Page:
Let’s talk about the deep wounds of the feminine psyche -without a negative tone.
We all have been through struggles – female and male – and our healing process can and should be integrated, balanced, and focus on us as a whole being.
All of us have been raised in a male-dominated society; this isn’t always a bad thing.
Yet, we tend to measure our psychology, happiness, health, and success on male patterns and excavations.
There’s been no map nor chart for us.
Spend some time exploring this.
In some of my training, this had to be in the early 2000s, I was in a woman studies class and our exercise was to have one person in the middle of the room, in a fetal position. We each had a blanket. The exercise was to say something that was said to us as a child, that hurt us deeply, and as we did, we had to cover the person with the blanket. During that time we had to also incorporate a word that signified women in some way that was used as an insult or profanity. We also had to think of the ratio of insults that were male-focused vs female, and there was at least a 10:1 ratio where most insults were glaringly signifying female qualities, body parts, or perceived attributes.
Then, we took turns saying something we needed to hear as a child or adult, from our parents and taking a blanket off of the person.
When they emerged they said it felt isolating and sad to hear the words and feel deeply entrenched under the blankets. When they heard the positive words though, it made them cry.
They were not alone.
We all ended up with teary eyes.
It was a moving experience not easily captured in this writing.
Out of all of my training, that was one of the most moving. It immobilized me for days.
We all want to have success, love, health, and happiness.
The map of that often is male-centric.
Do you remember (if you are old enough, through your own life experiences) that in the industrial revolution, women dressed as men and went into the factories? Or in the ’80s they dressed in “dress suits” to mirror men and climb the same ladders but still often felt unfulfilled?
Women also had to juggle so much more. So we were living a male-centric life as women.
Psychology was mostly developed by men, for problems that men encountered and in the way men thought solutions should unfold.
Medicine had and still has a more male bent to it.
In order to succeed, we had to make a split with our mothers.
Here is the interesting thing.
Many women will say that their mothers were or are covertly narcissistic.
Many will say that their fathers were emotionally distant and hard-working.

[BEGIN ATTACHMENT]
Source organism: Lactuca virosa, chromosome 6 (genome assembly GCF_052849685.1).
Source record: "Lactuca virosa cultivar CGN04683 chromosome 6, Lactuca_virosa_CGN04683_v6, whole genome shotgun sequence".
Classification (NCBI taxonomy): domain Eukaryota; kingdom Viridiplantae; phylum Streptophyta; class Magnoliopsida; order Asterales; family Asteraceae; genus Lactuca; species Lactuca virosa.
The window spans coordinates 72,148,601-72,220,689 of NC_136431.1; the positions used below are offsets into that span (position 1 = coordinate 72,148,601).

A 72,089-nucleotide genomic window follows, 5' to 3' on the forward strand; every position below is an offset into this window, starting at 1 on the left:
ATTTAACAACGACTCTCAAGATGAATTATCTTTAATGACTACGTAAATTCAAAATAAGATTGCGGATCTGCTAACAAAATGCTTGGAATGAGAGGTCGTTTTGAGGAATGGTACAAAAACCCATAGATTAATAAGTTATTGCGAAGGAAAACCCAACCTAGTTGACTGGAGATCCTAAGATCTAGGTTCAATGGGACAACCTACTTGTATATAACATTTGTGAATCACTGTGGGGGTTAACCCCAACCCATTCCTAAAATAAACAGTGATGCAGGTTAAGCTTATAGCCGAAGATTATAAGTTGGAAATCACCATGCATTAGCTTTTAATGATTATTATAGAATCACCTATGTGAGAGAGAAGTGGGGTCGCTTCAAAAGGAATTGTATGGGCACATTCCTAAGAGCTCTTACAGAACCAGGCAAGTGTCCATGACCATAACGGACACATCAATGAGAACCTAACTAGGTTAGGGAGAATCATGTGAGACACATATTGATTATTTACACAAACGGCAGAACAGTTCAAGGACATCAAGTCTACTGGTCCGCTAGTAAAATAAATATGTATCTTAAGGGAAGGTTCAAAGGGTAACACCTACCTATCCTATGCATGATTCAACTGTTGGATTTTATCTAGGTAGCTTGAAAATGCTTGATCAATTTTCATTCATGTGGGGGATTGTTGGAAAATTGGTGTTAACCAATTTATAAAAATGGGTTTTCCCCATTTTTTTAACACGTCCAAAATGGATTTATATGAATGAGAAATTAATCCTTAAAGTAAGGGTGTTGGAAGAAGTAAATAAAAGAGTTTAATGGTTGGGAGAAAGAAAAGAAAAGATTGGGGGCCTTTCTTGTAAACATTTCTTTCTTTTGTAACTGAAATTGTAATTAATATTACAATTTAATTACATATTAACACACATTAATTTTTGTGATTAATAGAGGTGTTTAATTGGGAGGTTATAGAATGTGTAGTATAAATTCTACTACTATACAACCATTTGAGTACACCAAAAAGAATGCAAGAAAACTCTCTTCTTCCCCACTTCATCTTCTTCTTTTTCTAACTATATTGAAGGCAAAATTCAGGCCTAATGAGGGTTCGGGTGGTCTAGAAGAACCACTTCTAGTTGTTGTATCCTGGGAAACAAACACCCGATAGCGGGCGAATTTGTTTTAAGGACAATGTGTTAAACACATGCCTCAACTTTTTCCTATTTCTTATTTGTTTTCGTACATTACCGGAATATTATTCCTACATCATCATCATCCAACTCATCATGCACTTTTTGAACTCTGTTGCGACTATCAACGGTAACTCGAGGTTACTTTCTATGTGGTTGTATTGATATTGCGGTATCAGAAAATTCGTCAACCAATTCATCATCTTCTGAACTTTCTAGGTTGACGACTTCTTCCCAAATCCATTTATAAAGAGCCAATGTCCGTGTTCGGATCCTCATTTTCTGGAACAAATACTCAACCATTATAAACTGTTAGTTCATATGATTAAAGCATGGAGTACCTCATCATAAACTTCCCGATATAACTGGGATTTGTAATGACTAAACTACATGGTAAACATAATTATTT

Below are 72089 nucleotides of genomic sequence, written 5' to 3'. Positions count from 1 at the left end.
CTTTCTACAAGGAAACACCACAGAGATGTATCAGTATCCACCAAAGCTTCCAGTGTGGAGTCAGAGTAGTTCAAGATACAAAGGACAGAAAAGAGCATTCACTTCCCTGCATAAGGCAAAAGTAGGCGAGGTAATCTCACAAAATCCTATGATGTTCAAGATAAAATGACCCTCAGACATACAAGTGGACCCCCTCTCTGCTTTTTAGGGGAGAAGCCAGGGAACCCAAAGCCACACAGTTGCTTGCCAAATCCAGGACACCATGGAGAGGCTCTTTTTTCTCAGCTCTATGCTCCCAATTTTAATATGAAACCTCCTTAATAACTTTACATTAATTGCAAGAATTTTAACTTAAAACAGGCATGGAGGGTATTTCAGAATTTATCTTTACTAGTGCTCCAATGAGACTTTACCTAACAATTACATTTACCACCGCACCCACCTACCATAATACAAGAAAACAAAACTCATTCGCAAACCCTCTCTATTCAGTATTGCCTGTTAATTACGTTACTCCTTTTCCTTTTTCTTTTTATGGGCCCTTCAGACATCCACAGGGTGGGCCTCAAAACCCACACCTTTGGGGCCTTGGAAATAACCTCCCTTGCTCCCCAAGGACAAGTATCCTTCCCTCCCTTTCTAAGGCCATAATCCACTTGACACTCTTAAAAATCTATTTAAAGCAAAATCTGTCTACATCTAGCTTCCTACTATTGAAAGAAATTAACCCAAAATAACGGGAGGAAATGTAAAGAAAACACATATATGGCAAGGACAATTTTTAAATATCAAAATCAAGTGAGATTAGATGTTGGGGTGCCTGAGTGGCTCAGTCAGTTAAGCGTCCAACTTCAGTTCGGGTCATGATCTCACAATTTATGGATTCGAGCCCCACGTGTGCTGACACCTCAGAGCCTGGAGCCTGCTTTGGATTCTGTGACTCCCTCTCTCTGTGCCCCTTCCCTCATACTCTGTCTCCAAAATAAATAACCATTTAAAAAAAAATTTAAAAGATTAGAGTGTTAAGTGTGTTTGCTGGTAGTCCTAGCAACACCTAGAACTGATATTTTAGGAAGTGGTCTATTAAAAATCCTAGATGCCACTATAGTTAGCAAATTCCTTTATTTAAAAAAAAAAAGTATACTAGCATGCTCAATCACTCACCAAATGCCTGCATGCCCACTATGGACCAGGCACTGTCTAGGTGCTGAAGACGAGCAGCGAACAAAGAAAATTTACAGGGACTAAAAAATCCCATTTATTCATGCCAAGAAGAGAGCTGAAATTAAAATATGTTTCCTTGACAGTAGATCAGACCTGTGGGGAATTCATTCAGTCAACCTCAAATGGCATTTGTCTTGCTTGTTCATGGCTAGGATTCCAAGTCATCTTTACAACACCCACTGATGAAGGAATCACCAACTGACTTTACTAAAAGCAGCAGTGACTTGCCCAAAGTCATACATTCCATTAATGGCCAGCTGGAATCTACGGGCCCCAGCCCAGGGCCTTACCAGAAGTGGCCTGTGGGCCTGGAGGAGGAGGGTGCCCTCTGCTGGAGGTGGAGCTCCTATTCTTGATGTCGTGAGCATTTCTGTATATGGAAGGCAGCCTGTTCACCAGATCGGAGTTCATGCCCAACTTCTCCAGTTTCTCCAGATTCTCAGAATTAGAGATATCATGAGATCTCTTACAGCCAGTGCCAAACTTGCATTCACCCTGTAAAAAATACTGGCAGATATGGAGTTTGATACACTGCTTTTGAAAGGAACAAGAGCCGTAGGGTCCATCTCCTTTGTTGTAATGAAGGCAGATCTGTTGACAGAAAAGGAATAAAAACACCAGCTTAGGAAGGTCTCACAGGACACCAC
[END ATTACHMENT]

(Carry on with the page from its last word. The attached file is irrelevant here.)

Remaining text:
This may be true. I won’t deny that these dynamics did not emerge.
They might have evolved because their mothers were struggling in this male-dominated world, where women were seen as weak, vulnerable, and not as capable.
Men are celebrated for being hard-worker while women are seen as selfish.
There are so many double standards.
There’s always a transitional moment for a woman though; you see it when she creates art, gathers with friends, or works on self-healing.
Her truth, be it from maternal or paternal struggles, needs to emerge.
I am not sure about you, but growing up I had more male mentors in the workplace or male-conditioned females–meaning, women who were taught to play by the rules the men created.
I feel that there is a place for both male and female energy in our lives.
Yet, in order to come full circle to deconstructing our male-focused success be it love or family or prestige, we need to look at our own journey and reconnect to our mothers symbolically (even if you had a toxic mother, I mean mothers as in women before us) and disconnect to the father energy that has been a guiding light we haven’t noticed that lit the way for us.
While we can appreciate this light from our fathers and all the men before them, I think it’s important to be confident enough to take a break from them and reconnect to the female experience.
What if we’ve been climbing ladders of health and wealth only to realize we’ve placed our ladders on the wrong walls?
I’m not asking you to dethrone the kings but rather to place the crowns back on the queens and really look at their body, mind, and spirit.
I think that as we heal the feminine wounds and honor the women before us, the women who were looking at their transitions from menstruation to menopause as sacred and beautiful, only then can we heal as a woman.
We can’t just take fragments of ourselves, and say “I’ll heal this trauma and that betrayal” anymore. It is a bandaid.
We need the spiritual surgery of healing the core of who we are.
Who we are is not fragmented but a flowing stream of hormonal exploration that is second nature to transitions and birthing creativity and soul-centered intimacy in a way that men simply can’t experience.
As a prompt perhaps, map out your journey as you’ve experienced it and then begin to look at the women you’ve known, even the ones you’ve had turmoil with, and try to explore what they might have endured and experienced that made you who you are today; in the positive.
You are a contemporary woman who has been so molded by a men’s world that in order to heal I think that reconnecting to the women of our past is incredibly important and weaving those female-powered lives into our own.